Tasty Bun lives up to its name, packing a palm-sized punch into every decadent hot morsel.
Although the new eatery located at 829 E. Boone Ave. is not as flashy as surrounding businesses, the flavor behind each creation can easily stand alone.
Suite C has been empty for a while, just begging for someone to fill a hole in Zag diets. Luckily, Tasty Bun strays from the traditional bar food and pizza joints that adorn every corner directly surrounding campus. The added bonus of accepting Bulldog Bucks makes Tasty Bun that much tastier.
“I just drove by one day and I saw this was vacant and I kind of wanted to be in [a] community, either like Garland or Perry Street, or when I saw this more with the students and stuff like that,” Jeff Skaife, chef and owner said. “We’ve had a ton of people who came in first time yesterday and they’ve already come back today so that’s a positive step, so that’s really what lead me down here.”
Tasty Bun employees recommended the Asian Pulled Pork bun, which hit all the flavor notes of authentic Asian cuisine and lived up to expectations. However the Bun du Jour, which Skaife concocted the recipe for that day, surpassed the Asian Pulled Pork in my book. The Swedish Meatball bun carried more originality and heartiness, filling my arteries and soul with joy.
All buns are priced at an affordable $3, making it almost impossible to avoid indulging in more than one at a time. The menu also lists a vegan option for those who prefer veggies or have dietary restrictions.
“It’s not expensive and it’s not something that you’d be like, oh I don’t have the money for,” a Tasty Bun employee said. “Plus it’s right next to campus so you can just grab some on your way and I love food like that, especially with working all the time and studying. I need that food where I can just grab it and take it to go instead.”
The storefront may be new but Skaife’s culinary expertise extends for slightly more than a decade. Constant experimentation has allowed him to develop flavor profiles and determine what pairs best with his homemade buns.
“I was in [food service] for 15 years really, from 16 [years old] to about almost 30,” Skaife said. “Then I got into construction because back then it wasn’t cool to be a chef and you made $5 an hour.”
The menu covers a wide variety of cuisine, reflecting Skaife’s fearless personality.
“Honestly, because I was in construction I was slow every January so I had a couple weeks off, so I would teach myself to cook a certain type of style, whether it was French, Italian, Mexican,” Skaife said. “I had gone over to Seattle and I didn’t like the Asian bread and I didn’t like their fillings because I thought it could be better. So I just practiced this at home and went well ‘You know, we should try selling these,’ because no else is doing it. I’m not ripping off someone else, we kind of designed our own bread and grind our own fillings and stuff like that.”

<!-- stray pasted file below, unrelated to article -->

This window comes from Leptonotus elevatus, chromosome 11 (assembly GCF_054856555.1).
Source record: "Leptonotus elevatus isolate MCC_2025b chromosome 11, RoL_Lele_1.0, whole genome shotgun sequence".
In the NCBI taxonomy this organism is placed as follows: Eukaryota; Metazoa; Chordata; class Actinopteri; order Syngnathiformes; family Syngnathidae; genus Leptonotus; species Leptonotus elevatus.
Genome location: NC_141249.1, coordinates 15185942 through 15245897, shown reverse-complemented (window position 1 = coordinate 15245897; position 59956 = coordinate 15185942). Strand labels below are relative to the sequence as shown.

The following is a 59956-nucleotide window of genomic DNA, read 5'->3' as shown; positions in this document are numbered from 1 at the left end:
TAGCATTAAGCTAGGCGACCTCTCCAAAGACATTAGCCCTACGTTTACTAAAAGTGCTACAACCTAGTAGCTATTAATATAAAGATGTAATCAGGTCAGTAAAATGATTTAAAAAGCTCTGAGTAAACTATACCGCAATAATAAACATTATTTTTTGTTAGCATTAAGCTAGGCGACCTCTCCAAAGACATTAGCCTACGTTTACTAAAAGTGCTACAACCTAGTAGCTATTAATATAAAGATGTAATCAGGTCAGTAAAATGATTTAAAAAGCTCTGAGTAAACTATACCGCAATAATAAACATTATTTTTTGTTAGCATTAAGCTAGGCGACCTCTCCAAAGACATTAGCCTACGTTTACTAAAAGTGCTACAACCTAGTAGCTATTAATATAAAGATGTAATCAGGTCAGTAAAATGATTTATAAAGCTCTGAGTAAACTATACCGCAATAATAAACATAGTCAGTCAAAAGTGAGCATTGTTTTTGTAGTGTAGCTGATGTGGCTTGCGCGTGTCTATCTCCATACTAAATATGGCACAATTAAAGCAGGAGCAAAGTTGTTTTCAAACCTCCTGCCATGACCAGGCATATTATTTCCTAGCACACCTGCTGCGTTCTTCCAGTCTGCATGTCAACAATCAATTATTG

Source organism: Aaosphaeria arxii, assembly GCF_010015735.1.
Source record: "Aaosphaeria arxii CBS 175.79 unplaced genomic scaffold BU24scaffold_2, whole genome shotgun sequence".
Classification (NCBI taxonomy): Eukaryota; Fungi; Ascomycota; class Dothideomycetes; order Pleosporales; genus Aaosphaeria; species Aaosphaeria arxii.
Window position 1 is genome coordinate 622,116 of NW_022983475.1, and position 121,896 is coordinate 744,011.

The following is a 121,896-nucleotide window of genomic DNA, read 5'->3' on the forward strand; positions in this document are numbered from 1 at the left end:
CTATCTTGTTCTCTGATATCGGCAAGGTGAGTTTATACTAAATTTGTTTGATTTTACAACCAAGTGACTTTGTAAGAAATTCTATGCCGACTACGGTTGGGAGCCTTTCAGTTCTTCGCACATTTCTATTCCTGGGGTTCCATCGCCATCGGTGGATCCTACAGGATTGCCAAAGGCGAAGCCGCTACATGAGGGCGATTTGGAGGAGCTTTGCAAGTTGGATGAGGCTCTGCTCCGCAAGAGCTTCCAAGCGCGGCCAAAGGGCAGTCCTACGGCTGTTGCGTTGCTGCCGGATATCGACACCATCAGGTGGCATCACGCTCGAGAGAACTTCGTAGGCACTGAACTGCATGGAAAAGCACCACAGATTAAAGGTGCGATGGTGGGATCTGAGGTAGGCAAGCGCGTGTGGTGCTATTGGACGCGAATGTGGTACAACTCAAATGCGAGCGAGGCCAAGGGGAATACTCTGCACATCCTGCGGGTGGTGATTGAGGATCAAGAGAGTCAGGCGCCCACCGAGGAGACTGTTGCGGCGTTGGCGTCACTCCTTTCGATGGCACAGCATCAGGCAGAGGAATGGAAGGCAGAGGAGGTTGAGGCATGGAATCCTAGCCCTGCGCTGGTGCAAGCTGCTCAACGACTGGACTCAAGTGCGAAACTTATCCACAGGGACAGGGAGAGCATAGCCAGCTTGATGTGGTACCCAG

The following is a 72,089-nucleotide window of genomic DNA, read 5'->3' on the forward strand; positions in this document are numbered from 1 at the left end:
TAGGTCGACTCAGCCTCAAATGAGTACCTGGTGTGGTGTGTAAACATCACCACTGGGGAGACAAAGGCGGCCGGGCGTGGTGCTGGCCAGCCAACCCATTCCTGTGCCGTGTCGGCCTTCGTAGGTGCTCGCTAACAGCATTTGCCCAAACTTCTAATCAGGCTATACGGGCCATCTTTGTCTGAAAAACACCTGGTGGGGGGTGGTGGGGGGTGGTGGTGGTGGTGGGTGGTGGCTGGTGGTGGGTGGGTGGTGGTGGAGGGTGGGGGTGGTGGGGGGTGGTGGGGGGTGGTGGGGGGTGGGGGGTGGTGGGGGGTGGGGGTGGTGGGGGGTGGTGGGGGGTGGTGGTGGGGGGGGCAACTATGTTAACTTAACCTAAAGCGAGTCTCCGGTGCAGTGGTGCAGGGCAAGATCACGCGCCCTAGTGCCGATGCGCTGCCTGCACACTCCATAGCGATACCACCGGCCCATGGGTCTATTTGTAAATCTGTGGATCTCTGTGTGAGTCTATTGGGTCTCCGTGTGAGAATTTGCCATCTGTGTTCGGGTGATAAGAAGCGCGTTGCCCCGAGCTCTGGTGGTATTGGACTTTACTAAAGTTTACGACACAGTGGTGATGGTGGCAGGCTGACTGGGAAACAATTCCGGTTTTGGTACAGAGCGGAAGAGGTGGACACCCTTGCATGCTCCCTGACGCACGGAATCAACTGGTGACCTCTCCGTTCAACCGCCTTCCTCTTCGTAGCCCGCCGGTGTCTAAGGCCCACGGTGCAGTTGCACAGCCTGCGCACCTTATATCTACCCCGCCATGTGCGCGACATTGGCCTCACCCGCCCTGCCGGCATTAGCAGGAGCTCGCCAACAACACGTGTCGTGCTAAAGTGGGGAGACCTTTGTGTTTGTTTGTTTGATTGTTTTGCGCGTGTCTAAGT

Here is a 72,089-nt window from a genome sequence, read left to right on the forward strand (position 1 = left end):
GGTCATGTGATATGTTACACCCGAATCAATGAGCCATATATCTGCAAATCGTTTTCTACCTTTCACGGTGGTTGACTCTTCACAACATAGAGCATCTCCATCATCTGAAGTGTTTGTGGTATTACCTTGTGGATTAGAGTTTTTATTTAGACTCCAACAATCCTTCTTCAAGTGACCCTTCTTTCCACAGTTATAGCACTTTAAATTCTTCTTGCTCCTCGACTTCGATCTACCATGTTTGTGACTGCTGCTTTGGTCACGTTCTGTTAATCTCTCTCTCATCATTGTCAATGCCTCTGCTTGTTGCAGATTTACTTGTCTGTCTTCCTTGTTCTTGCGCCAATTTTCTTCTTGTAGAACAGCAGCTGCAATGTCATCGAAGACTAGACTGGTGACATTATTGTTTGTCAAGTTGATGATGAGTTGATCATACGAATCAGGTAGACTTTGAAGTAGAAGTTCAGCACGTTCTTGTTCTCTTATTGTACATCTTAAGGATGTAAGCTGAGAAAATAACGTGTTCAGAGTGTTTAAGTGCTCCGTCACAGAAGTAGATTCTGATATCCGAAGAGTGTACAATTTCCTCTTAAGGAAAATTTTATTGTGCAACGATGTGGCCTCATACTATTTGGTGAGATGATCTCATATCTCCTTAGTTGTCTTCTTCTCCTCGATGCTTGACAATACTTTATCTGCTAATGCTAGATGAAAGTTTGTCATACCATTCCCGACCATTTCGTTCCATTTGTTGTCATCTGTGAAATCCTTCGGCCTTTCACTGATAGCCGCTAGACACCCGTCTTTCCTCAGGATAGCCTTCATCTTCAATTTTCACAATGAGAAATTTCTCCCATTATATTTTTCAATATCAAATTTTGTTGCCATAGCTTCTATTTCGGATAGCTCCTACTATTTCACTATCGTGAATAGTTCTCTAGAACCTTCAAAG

In true entrepreneurial fashion, Skaife hopes to expand Tasty Bun into a franchise, should business continue to go well, following the model of Subway. Humble beginnings and missteps have allowed Skaife to gain full knowledge of what it takes to be both a strong chef and business owner.
“I had my own line of salad dressings I’ve sold in stores for about three years,” Skaife said. “I was in a small business incubator by WSU and they had a free kitchen, and so they helped me and I got into QFC stores and a few others around the coast. I was driven out of business because I had no idea what it would take to facilitate and maintain that type of sales with demo ladies and stuff like that. So really, my early success put me out of business for being naive. So that was a really good business lesson and life lesson too, just because you have a good product doesn’t mean you’re going to be successful. You’ve got to service it and you can’t be too big for your britches.”
Despite the name of the store, the honey sesame chicken salad with Skaife’s homemade dressing leaves the lasting impact, with customers scraping the container for every last drop. Veritably, the owner’s remark that it will change your life for the better rings true.
Nothing captures the experience of Tasty Bun better than the words spoken from the owner himself.
“I’m not taking it too seriously, but honestly I think the food’s serious,” Skaife said.
The staff’s lighthearted and friendly disposition only adds to the flavor of Skaife’s creations, causing patrons to root for the small business owner. Perhaps Skaife’s second time’s a charm, and will enable “world domination one bun at a time.”
Nicole Glidden is the opinion editor. Follow her on Twitter: @NicoleGlidden16.